After they finished their lunch and packed up to continue on their way, he told us he could recall, as clearly as though it had been yesterday, his mother waving her hand towards the brilliant scene below them and calling back, “Goodbye, civilization.”

The remarkable thing, to me, in this, was the fact that a frontier of civilization could have been conceived of in the State of Virginia, within the recollection of a man who sat in the Congress of the United States when this country had grown to be acknowledged the richest, if not yet quite the most powerful country in the world. It didn’t seem possible that so great a change could have taken place within the recollection of a single individual.

Now the problem is not where is the frontier of civilization. The question is: what are we doing with this civilization of today? Are we to further its future development, or are we to witness its disastrous decline?

As I have already said, there will be many views as to what is the right thing to do. But I am certain we must do something and not merely sit and wait and talk and concentrate solely on our own affairs. The world is now at our door. We cannot escape its troubles and dangers. We must do our best to eliminate them.

GCMRL/G. C. Marshall Papers (Secretary of State, Speeches)

1. Two groups had asked Marshall to speak in Richmond: the Virginia American Legion and the local Virginia Military Institute alumni club. He told Richmond businessman and VMI graduate Spencer L. Carter that he was being pressed by two veterans organizations to speak at their gatherings in Washington, so he could hardly accept the American Legion invitation without “creating an incident.” On the other hand, he could hardly speak at the VMI dinner, which he very much wished to do, and turn down the Richmond veterans. (Marshall to Carter, February 11, 1948, GCMRL/G. C. Marshall Papers [Secretary of State, General].)

Frank McCarthy was visiting his home in Richmond at this time and had helped to arrange the joint meeting. In a memorandum for the secretary of state, Marshall Carter noted: “Frank reports general ‘anti’ attitude about European Recovery Program. The general consensus there is that the two Virginia Senators will probably go along with it but that the Virginia Congressmen will at the very best split about 50-50. All of them will try to reduce the amount. Frank further reports that Dr. [Douglas Southall] Freeman [historian and former editor of the Richmond News Leader] is the bitterest critic of all in that area.” (Carter Memorandum for the Secretary, February 12, 1948, GCMRL/G. C. Marshall Papers [Secretary of State, Categorical, Invitations].) The audience included the governor, members of the General Assembly, and the state’s congressional delegation.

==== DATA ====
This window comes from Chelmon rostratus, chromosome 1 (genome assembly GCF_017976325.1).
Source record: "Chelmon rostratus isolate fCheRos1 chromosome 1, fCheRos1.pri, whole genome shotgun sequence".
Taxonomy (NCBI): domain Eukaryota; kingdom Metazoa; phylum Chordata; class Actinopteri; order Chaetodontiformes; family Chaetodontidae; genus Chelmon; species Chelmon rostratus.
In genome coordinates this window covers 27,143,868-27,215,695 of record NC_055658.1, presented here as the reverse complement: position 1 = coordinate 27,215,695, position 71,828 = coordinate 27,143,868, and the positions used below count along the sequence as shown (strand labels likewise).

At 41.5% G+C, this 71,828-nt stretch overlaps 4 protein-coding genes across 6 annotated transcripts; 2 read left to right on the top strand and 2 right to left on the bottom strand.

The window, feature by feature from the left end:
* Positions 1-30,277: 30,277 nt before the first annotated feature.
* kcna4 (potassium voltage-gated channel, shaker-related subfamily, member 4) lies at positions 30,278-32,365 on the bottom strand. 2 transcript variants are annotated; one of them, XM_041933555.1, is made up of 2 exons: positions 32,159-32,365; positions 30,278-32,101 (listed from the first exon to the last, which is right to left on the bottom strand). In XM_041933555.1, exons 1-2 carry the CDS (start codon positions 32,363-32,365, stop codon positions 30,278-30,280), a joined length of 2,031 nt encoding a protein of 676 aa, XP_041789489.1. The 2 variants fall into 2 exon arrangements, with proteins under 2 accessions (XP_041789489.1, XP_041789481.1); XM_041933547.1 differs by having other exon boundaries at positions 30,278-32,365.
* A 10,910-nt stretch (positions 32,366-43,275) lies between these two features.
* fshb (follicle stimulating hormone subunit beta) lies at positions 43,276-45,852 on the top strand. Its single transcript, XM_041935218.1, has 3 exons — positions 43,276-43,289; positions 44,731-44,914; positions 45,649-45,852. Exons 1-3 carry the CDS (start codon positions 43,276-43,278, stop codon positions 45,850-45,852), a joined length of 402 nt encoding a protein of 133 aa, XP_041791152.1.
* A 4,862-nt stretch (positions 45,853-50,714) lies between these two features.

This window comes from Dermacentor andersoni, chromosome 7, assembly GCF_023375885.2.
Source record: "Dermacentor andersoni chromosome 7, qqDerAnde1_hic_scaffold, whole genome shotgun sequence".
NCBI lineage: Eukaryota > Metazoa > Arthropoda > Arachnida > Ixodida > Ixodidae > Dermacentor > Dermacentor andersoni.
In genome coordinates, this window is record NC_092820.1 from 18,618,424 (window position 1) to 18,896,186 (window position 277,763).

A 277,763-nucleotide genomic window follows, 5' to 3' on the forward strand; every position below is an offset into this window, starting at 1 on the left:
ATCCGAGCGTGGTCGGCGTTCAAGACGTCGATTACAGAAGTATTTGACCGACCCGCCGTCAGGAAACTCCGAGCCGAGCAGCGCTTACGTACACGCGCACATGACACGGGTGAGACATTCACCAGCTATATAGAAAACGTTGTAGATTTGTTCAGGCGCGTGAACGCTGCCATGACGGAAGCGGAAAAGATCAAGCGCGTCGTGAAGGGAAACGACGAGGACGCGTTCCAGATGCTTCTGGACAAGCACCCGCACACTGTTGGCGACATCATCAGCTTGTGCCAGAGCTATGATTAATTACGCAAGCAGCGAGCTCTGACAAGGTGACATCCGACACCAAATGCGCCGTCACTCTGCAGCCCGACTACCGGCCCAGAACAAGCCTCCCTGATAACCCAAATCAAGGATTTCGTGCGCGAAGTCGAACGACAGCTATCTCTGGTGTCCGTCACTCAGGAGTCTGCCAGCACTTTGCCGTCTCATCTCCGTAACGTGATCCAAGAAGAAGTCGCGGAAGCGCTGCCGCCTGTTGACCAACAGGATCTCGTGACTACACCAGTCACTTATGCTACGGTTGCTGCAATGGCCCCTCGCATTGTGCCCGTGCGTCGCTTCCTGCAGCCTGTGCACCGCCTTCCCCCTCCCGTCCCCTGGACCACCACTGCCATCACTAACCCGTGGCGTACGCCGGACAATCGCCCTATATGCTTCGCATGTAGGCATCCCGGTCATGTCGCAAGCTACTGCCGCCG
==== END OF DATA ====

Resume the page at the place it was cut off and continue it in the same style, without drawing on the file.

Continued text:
Marshall insisted that his remarks were not for direct quotation in the press. Carter informed both groups that the secretary “would speak with the understanding that his remarks would be extemporaneous and therefore not repeat not for direct quotation in the press. This would preclude radio hook-up.” (Carter to E. Tucker Carlton, February 13, 1948, ibid.)

Marshall arrived in Richmond at 4:30 p.m. “After an hour’s meeting with the [VMI] Board of Visitors,” he observed the next day, “a group of legislators came in with the Lieutenant Governor and the head of the State Budget. The issue was one of drastic reductions made in the estimates for the maintenance of the VMI by the Governor’s Committee. I was asked to talk to the legislators and did so. They tell me with excellent results. The dinner was a packed house—too much tobacco smoke, but fortunately not many speeches.” (Marshall to Mrs. Marshall, February 24, 1948, GCMRL/G. C. Marshall Papers [Secretary of State, General].)

2. Clifton S. Brown Jr., one of Marshall’s stepsons, had married Emily Bowles Locker on August 25, 1945 in Richmond, Virginia.

3. About 450 words have been omitted here. On the Cub Scouts story, see Report of a Meeting with Cub Scouts, February 10, 1948, pp. 354–56.

4. Joseph G. Cannon was born in Guilford County, North Carolina, in 1836 and moved to Annapolis, Indiana, in 1840. He moved to Illinois in 1858. A member of the Republican Party, he served in the House of Representatives 1873–91, 1893–1913, and 1915–22 and was Speaker 1903–11. He died in 1926.

Marshall was referring to the Greenbrier resort at White Sulphur Springs, which had been founded in 1778 in Greenbrier County, Virginia. During the US Civil War Greenbrier and counties to the north, south, and west separated from Virginia to form the new state of West Virginia.

Recommended Citation: The Papers of George Catlett Marshall, ed. Larry I. Bland, Mark A. Stoler, Sharon Ritenour Stevens and Daniel D. Holt (Lexington, Va.: The George C. Marshall Foundation, 2013- ). Electronic version based on The Papers of George Catlett Marshall, vol. 6, “The Whole World Hangs in the Balance,” January 8, 1947-September 30, 1949 (Baltimore and London: The Johns Hopkins University Press, 2013), pp. 382-385.